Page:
Nasa engineers were last night examining video footage from the launch of the shuttle Discovery after pieces of debris were seen falling from the craft. Officials said one of the pieces appeared to be a piece of thermal tile from the shuttle's underbelly.
"The guys are going over the footage frame by frame," said Wayne Hale, deputy manager of the shuttle programme. "We are going to know without a shadow of a doubt the condition of the thermal protection system before the crew comes home."
Initially officials had said yesterday's take-off the first since the Columbia disaster two-and-a-half years ago which killed seven astronauts had been a "clean launch". There had been no repeat of a problem with fuel sensors which had caused the initial launch date to be delayed by two weeks. "Take note of what you saw here today," said Nasa Administrator Michael Griffin. "The power and the majesty of the launch, and the competence and the professionalism, the grittiness of this team that pulled this program out of the depths of despair two-and-a-half years ago."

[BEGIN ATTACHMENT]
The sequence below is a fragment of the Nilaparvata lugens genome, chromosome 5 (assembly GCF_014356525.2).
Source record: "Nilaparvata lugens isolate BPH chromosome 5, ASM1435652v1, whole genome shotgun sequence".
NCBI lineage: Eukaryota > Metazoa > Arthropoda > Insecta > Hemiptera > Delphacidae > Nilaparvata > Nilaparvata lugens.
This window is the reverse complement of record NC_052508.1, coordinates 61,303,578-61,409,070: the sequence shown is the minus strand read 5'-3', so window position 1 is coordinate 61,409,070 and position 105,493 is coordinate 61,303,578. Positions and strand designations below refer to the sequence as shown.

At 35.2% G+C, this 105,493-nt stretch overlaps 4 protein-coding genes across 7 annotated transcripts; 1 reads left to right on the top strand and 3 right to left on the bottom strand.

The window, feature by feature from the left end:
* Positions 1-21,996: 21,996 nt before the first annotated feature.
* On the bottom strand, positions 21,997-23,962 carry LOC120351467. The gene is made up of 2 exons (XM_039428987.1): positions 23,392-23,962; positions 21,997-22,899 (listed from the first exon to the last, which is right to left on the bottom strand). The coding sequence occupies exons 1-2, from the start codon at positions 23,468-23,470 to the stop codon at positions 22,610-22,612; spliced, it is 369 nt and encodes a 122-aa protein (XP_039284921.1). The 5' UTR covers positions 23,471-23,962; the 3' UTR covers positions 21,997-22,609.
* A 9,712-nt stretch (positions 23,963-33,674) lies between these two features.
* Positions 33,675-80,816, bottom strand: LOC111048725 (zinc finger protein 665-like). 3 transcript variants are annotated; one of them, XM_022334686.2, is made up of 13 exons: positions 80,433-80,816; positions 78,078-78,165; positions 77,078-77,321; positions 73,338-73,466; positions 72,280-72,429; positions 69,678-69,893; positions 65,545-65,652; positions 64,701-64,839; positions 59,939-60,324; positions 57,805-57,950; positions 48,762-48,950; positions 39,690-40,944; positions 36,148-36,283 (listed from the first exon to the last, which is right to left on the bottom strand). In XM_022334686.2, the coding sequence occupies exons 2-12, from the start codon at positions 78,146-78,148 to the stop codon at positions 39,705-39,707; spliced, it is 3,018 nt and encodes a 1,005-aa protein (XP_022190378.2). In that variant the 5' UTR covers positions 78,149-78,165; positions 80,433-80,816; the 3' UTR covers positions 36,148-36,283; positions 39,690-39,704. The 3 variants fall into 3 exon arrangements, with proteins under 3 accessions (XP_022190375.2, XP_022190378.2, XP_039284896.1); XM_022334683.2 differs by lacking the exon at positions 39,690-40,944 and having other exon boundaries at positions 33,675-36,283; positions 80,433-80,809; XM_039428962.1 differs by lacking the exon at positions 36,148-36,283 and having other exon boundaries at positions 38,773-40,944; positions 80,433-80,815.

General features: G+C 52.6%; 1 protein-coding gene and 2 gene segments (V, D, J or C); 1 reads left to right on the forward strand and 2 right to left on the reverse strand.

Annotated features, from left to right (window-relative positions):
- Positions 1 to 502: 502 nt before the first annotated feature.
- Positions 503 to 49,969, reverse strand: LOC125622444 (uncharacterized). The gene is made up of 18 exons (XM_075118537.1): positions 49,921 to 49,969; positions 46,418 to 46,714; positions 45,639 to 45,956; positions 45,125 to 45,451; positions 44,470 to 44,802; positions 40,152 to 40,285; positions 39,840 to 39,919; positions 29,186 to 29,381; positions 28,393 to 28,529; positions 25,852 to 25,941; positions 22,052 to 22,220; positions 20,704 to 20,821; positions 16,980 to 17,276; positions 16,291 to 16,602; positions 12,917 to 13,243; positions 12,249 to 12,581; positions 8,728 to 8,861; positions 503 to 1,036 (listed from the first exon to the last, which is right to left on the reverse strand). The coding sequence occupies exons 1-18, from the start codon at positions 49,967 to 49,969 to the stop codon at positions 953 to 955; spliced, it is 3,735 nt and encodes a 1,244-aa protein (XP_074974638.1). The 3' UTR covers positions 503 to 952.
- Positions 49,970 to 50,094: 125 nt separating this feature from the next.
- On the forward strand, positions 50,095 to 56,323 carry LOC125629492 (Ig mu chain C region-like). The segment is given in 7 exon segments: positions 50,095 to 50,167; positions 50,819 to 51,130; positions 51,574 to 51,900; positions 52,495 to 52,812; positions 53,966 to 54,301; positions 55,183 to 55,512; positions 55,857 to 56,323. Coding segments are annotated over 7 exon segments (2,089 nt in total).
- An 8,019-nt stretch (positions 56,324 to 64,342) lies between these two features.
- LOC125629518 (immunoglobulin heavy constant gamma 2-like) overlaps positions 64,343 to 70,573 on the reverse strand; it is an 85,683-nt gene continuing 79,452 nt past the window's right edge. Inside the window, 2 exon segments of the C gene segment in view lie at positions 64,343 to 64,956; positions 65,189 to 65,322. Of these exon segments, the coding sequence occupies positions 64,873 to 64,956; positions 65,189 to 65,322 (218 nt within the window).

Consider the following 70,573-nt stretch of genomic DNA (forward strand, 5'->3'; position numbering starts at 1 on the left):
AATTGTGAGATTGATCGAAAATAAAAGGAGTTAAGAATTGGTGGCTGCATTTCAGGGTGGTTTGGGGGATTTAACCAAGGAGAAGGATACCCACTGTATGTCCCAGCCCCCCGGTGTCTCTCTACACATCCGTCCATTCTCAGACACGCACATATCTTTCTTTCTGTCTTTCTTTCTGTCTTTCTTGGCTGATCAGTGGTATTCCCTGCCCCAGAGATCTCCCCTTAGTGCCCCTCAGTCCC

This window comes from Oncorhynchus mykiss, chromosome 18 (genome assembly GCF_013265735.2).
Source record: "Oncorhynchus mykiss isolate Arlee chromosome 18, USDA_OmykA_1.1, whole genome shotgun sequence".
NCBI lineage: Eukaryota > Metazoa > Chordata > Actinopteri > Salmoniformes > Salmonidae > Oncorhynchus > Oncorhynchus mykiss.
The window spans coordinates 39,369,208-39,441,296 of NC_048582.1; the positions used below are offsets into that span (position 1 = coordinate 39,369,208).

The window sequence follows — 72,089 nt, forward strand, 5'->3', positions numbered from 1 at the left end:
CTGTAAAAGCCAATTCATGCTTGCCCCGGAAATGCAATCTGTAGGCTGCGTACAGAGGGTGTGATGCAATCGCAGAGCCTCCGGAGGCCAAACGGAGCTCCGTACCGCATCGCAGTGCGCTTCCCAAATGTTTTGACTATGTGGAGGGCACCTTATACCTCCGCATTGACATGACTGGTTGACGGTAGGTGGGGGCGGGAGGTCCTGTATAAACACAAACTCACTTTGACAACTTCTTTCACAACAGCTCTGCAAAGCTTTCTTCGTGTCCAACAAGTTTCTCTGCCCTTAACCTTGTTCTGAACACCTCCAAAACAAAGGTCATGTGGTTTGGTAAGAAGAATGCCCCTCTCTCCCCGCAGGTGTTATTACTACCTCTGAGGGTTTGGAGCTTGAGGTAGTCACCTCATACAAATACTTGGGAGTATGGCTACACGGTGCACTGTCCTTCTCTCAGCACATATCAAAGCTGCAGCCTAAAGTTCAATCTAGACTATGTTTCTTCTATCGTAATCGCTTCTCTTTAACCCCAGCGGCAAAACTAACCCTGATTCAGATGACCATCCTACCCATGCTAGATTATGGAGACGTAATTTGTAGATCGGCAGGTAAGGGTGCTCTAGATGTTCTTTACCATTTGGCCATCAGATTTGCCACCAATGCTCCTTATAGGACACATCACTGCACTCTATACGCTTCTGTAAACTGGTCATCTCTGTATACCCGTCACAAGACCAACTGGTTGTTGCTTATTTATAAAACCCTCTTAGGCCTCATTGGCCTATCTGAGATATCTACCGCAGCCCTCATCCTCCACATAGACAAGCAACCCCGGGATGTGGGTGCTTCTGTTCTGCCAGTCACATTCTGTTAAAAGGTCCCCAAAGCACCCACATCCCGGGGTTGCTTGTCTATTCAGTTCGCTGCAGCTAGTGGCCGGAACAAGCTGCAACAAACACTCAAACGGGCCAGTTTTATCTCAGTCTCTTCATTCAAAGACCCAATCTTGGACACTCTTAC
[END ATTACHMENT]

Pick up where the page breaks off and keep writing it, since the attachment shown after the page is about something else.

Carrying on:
But on examining video footage taken from the launch in Cape Canaveral, Florida, engineers noticed several pieces of debris falling away from the craft, including a piece of insulation foam from the external fuel tank. It was this which struck and damaged Columbia, ultimately causing its demise.
Experts have said that the crew of Discovery will be fully aware of any damage to their craft. Nasa promptly notified Discovery commander Eileen Collins of the debris and said the agency's image-analysis experts would have more information by this morning.
In addition, astronauts will use a 50ft boom to inspect their ship later today and the crew of the international space station will photograph all sides of Discovery before the scheduled link-up between the two tomorrow.
When Discovery launched into blazing blue skies at 10.39am local time reaching orbit just nine minutes later officials were close to euphoric. Broader questions as to the utility of the aging shuttle programme and whether it provided any real benefit to science were put aside as the US breathed a sigh of relief.
Indeed, the two-and-a-half years since the Columbia disaster have been a time of intense self-examination for Nasa and for supporters of manned flight missions. Such was the desire to return to space, officials had said they were even prepared to bend its safety rules.
Just minutes before take-off, launch director Mike Leinbach told Cmdr Collins and her crew: "On behalf of the many millions of people who believe so deeply in what we do, good luck, Godspeed and have a little fun."
Two hours later, the commander spoke with mission control. "Our thanks to everybody for all the super work that's been done over the past two-and-a-half years to get us flying again."Reuse content